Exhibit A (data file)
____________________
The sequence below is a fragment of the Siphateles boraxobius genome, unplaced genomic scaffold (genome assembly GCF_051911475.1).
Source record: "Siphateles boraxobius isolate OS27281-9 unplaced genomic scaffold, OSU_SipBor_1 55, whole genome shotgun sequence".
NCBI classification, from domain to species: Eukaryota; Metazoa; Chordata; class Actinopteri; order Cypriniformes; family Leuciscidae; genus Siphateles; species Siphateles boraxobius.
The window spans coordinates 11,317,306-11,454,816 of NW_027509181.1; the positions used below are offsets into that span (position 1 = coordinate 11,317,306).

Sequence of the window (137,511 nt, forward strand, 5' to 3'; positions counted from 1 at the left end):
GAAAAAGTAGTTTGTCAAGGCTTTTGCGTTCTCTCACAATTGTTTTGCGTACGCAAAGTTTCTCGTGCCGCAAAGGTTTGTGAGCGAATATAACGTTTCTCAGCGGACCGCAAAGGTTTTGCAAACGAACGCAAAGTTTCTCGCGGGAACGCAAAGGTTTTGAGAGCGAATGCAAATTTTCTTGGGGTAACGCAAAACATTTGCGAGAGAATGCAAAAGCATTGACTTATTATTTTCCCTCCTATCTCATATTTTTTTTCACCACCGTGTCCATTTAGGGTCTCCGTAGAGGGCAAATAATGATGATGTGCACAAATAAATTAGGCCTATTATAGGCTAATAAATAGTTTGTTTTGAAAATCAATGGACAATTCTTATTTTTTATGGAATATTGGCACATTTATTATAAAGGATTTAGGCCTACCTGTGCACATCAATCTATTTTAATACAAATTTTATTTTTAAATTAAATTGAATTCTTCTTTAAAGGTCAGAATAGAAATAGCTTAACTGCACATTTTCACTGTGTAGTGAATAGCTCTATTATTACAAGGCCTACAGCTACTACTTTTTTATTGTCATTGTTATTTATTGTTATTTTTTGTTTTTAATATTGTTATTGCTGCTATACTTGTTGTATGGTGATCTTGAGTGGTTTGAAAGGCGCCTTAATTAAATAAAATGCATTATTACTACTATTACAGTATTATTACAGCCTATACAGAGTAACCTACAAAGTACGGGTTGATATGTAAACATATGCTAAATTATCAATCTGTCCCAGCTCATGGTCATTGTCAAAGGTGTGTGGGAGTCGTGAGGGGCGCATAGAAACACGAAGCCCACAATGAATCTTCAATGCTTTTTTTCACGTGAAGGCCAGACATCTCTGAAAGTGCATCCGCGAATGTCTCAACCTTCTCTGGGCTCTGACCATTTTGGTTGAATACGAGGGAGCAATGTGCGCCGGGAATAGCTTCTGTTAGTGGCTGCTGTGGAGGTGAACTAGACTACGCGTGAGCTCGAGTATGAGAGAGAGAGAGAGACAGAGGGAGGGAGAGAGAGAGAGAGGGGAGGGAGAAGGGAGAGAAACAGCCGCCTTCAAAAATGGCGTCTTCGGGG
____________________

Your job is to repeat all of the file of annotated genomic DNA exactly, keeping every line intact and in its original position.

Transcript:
The sequence below is a fragment of the Siphateles boraxobius genome, unplaced genomic scaffold (genome assembly GCF_051911475.1).
Source record: "Siphateles boraxobius isolate OS27281-9 unplaced genomic scaffold, OSU_SipBor_1 55, whole genome shotgun sequence".
NCBI classification, from domain to species: Eukaryota; Metazoa; Chordata; class Actinopteri; order Cypriniformes; family Leuciscidae; genus Siphateles; species Siphateles boraxobius.
The window spans coordinates 11,317,306-11,454,816 of NW_027509181.1; the positions used below are offsets into that span (position 1 = coordinate 11,317,306).

Sequence of the window (137,511 nt, forward strand, 5' to 3'; positions counted from 1 at the left end):
GAAAAAGTAGTTTGTCAAGGCTTTTGCGTTCTCTCACAATTGTTTTGCGTACGCAAAGTTTCTCGTGCCGCAAAGGTTTGTGAGCGAATATAACGTTTCTCAGCGGACCGCAAAGGTTTTGCAAACGAACGCAAAGTTTCTCGCGGGAACGCAAAGGTTTTGAGAGCGAATGCAAATTTTCTTGGGGTAACGCAAAACATTTGCGAGAGAATGCAAAAGCATTGACTTATTATTTTCCCTCCTATCTCATATTTTTTTTCACCACCGTGTCCATTTAGGGTCTCCGTAGAGGGCAAATAATGATGATGTGCACAAATAAATTAGGCCTATTATAGGCTAATAAATAGTTTGTTTTGAAAATCAATGGACAATTCTTATTTTTTATGGAATATTGGCACATTTATTATAAAGGATTTAGGCCTACCTGTGCACATCAATCTATTTTAATACAAATTTTATTTTTAAATTAAATTGAATTCTTCTTTAAAGGTCAGAATAGAAATAGCTTAACTGCACATTTTCACTGTGTAGTGAATAGCTCTATTATTACAAGGCCTACAGCTACTACTTTTTTATTGTCATTGTTATTTATTGTTATTTTTTGTTTTTAATATTGTTATTGCTGCTATACTTGTTGTATGGTGATCTTGAGTGGTTTGAAAGGCGCCTTAATTAAATAAAATGCATTATTACTACTATTACAGTATTATTACAGCCTATACAGAGTAACCTACAAAGTACGGGTTGATATGTAAACATATGCTAAATTATCAATCTGTCCCAGCTCATGGTCATTGTCAAAGGTGTGTGGGAGTCGTGAGGGGCGCATAGAAACACGAAGCCCACAATGAATCTTCAATGCTTTTTTTCACGTGAAGGCCAGACATCTCTGAAAGTGCATCCGCGAATGTCTCAACCTTCTCTGGGCTCTGACCATTTTGGTTGAATACGAGGGAGCAATGTGCGCCGGGAATAGCTTCTGTTAGTGGCTGCTGTGGAGGTGAACTAGACTACGCGTGAGCTCGAGTATGAGAGAGAGAGAGAGACAGAGGGAGGGAGAGAGAGAGAGAGGGGAGGGAGAAGGGAGAGAAACAGCCGCCTTCAAAAATGGCGTCTTCGGGG